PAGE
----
Teaching & Learning Support in English - Primary

Course Information

  • Course Code: EC202
  • Duration: 14 weeks x 2 hours
  • Price: £325.00
  • Start Date:
  • Days: WED
  • Times: 14:00-16:00, 17:00-19:00
  • Delivery Type: PT

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This module aims to introduce students to the initial concepts underlying the acquisition of English/literacy skills, and to develop an awareness of a range of classroom strategies designed to promote this process, through an understanding of the role of adults in the learning environment; this aim will be encompassed within statutory frameworks, and will be related to appropriate professional standards. The module therefore provides subject knowledge in relation to the content of the relevant Foundation Stage and primary curriculum materials.

What will I study?

The outline syllabus consists of eight topics delivered over 13 weeks:

Topic 1: Introduction to the module and its themes: the different curriculum guidance for supporting English and Literacy: Early years Foundation Stage - communication, language and literacy; Curriculum Guidance, Exploration of students' own reading and writing experiences Students' identification of their strengths and areas for development in supporting English and literacy teaching, Discussion of students' personal experiences in supporting English.

Topic 2: Acquisition of language and language development: Exploration of different theories of how children learn to communicate: Behaviourist approach to Language development (learning theory); Innate theories of language development, dependence on other adults to model, reinforce and correct children's language, Chomsky and predisposition; Language Acquisition Device. Criticism of Chomsky's theory in terms of the difficulty in substantiating, mechanism for speech versus sentence construction, later full acquisition of words, sentence structure, grammar, BF Skinner: 'operant conditioning', rewarding and reinforcers; dependence on environmental factors and the adults interaction with the child. Social/interactive approach: language as 'a by- product of communication', the occurrence of language due to an innate need to communicate; Language Acquisition Support System, Linking theory to students' knowledge about children's development in speaking and listening skills in the context of students' own experiences of supporting learning in their learning organisation, The Curriculum Guidance for English and Literacy and EYFS: different strategies used to promote speaking and listening skills; examples of good practice, Activities that will promote speaking and listening, The role of the Teaching Assistant in role in supporting children's speaking and listening skills.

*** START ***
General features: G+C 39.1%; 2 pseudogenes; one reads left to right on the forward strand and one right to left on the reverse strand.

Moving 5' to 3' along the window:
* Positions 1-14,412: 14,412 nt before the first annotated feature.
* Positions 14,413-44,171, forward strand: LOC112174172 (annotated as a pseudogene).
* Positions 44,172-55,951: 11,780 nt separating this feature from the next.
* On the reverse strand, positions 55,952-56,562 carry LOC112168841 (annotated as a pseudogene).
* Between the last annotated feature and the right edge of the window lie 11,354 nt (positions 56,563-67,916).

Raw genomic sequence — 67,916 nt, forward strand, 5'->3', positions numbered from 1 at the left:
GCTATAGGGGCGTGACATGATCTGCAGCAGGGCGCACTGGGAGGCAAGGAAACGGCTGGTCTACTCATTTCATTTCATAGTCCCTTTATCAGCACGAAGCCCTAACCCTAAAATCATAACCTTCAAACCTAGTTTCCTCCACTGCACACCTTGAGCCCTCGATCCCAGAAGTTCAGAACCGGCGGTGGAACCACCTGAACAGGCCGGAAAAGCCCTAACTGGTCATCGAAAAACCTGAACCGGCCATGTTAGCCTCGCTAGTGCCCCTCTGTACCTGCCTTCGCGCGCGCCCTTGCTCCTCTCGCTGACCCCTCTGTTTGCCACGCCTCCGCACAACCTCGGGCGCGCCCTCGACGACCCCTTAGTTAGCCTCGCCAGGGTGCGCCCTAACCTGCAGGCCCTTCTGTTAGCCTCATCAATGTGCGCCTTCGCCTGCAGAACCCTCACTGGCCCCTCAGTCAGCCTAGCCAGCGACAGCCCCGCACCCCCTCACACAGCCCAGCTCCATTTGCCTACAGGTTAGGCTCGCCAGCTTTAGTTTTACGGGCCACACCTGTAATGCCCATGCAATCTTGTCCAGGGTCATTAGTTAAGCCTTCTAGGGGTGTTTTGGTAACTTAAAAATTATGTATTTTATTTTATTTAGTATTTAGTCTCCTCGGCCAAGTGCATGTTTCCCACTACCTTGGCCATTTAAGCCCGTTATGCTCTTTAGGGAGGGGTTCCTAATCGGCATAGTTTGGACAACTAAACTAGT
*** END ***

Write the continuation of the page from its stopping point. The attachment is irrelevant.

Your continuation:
Topic 3: Observing children Writing, listening and responding, group discussion and interaction, skills in observation: the importance of observation to linking theory to practice, identifying individual needs, gathering information about a child's progress, identifying good practice, assessment of learning and development; the difficulties with the observation process, Approaches to Observing Children: participant observation, non-participant, recording, The way in which speaking and listening underpins the learning in all areas.

Topic 4: Introduction to Emergent Writing: Preparation for writing: Competence and confidence in speaking and listening; familiarity with the patterns of written language; alphabet names and letter shapes; Phoneme awareness, Physical Development: hand eye co-ordination learning how to hold a pencil correctly; secure motor control skills and hand-eye co-ordination. Throughout the EYFS children need plenty of opportunity to develop physical control through large scale movements; manipulative skills; fine motor control and hand eye co-ordination. Pencil Control and letter formation: strain on the thumb and the first two fingers; resources to build up these muscles; different types of writing materials e.g. crayons, marker pens and chubby pencils, Role Play and writing: creative role play ideas and the writing opportunities that could be included within them.